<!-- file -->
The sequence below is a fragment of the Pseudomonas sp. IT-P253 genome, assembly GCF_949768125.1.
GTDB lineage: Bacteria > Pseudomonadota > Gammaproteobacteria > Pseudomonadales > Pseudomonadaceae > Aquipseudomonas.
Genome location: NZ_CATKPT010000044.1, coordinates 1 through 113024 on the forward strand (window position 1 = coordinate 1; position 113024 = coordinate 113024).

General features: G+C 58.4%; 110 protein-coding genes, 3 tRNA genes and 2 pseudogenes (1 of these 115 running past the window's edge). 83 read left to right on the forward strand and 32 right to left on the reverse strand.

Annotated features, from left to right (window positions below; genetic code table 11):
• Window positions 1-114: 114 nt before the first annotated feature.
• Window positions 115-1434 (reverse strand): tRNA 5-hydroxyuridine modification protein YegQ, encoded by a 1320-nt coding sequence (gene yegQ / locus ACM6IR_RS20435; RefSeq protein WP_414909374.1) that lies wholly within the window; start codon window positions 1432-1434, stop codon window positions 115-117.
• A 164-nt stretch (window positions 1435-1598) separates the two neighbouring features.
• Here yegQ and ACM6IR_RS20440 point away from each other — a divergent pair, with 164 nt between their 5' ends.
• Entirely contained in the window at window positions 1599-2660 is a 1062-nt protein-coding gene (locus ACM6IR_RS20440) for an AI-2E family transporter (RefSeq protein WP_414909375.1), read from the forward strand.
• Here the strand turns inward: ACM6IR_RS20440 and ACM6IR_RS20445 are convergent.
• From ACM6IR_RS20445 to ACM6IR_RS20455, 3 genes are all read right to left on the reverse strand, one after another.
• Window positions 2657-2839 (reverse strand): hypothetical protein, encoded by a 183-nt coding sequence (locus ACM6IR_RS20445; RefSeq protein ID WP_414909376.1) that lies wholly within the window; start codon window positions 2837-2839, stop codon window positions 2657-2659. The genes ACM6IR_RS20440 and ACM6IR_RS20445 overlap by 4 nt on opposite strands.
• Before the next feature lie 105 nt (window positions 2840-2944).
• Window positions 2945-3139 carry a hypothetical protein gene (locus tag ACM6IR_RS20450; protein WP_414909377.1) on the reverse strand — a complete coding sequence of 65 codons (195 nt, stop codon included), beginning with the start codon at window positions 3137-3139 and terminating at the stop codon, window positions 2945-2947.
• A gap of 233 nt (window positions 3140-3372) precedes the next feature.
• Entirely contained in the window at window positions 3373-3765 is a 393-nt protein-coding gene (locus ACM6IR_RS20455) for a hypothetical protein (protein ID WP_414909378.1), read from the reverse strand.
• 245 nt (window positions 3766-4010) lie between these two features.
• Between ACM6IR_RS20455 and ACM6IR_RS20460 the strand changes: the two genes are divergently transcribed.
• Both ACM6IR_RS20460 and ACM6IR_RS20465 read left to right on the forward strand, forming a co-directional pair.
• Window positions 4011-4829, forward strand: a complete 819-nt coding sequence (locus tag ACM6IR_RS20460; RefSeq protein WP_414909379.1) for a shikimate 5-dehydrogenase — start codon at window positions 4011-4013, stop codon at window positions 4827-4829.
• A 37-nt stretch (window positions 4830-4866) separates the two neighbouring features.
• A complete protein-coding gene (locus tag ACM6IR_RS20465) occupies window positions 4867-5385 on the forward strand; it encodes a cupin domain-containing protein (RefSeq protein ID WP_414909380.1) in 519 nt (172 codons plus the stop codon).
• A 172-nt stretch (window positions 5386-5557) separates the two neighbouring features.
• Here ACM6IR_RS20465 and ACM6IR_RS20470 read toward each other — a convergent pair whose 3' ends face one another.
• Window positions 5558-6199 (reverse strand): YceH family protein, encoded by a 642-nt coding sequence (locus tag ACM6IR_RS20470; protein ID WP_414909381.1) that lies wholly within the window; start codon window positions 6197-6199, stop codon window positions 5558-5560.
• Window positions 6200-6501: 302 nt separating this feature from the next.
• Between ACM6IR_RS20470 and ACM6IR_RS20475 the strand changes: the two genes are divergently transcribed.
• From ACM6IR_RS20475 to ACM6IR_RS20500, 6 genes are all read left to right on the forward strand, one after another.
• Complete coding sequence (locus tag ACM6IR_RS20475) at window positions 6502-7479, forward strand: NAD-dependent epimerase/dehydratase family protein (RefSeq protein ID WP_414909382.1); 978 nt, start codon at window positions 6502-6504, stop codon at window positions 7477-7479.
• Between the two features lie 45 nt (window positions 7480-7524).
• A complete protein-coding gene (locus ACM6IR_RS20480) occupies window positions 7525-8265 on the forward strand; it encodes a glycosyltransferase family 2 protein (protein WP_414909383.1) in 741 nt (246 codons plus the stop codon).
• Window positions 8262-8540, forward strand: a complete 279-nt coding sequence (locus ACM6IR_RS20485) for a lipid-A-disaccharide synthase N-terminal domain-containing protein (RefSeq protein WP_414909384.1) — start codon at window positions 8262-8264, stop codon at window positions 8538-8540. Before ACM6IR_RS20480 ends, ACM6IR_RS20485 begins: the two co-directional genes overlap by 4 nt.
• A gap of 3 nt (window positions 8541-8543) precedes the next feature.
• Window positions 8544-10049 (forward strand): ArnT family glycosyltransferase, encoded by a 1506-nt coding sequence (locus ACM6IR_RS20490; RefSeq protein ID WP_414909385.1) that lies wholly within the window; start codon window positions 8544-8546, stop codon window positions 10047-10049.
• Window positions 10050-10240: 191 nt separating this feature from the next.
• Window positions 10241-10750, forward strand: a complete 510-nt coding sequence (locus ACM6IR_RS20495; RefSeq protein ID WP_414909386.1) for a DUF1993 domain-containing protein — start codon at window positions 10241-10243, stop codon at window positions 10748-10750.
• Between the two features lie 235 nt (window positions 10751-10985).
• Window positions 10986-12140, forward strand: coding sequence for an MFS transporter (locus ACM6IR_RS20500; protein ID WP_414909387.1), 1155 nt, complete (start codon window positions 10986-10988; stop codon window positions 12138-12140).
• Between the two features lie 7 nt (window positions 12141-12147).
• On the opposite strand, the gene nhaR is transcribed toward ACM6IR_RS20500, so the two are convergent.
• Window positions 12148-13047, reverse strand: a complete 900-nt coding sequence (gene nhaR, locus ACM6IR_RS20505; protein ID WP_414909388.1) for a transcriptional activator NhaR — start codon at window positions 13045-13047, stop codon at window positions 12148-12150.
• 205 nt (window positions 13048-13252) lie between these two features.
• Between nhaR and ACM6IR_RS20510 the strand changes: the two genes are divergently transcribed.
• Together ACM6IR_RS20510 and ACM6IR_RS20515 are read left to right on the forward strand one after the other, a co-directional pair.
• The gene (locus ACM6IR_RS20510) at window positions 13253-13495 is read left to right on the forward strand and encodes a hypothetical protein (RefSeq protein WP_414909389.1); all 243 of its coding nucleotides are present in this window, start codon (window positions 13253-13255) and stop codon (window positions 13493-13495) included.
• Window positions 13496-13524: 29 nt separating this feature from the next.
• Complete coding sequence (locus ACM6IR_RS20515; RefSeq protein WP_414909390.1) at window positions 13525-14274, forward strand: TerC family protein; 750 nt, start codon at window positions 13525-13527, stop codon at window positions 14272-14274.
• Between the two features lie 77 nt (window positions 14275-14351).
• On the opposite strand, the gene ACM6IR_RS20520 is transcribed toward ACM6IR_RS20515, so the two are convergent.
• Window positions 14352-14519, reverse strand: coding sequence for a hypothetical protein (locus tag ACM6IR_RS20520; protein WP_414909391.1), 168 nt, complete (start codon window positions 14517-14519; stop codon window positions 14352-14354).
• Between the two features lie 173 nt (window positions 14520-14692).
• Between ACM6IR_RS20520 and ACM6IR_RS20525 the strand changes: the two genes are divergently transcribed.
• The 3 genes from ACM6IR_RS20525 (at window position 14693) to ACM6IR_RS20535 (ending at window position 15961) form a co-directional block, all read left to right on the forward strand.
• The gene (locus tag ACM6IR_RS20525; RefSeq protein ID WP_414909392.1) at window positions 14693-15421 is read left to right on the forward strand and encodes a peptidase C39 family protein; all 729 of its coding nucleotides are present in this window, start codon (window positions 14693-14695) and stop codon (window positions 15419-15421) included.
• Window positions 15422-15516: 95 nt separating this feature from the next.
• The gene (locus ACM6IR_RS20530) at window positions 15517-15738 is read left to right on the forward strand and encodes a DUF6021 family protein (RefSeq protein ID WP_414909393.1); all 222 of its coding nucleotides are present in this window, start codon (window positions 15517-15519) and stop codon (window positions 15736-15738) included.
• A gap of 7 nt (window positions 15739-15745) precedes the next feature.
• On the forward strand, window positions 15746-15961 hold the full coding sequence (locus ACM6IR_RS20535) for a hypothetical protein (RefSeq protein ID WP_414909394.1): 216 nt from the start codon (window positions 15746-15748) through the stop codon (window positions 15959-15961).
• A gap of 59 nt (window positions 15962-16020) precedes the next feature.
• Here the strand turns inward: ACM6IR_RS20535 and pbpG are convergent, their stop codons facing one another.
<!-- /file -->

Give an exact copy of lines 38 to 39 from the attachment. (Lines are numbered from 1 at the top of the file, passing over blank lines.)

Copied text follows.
• Between the two features lie 235 nt (window positions 10751-10985).
• Window positions 10986-12140, forward strand: coding sequence for an MFS transporter (locus ACM6IR_RS20500; protein ID WP_414909387.1), 1155 nt, complete (start codon window positions 10986-10988; stop codon window positions 12138-12140).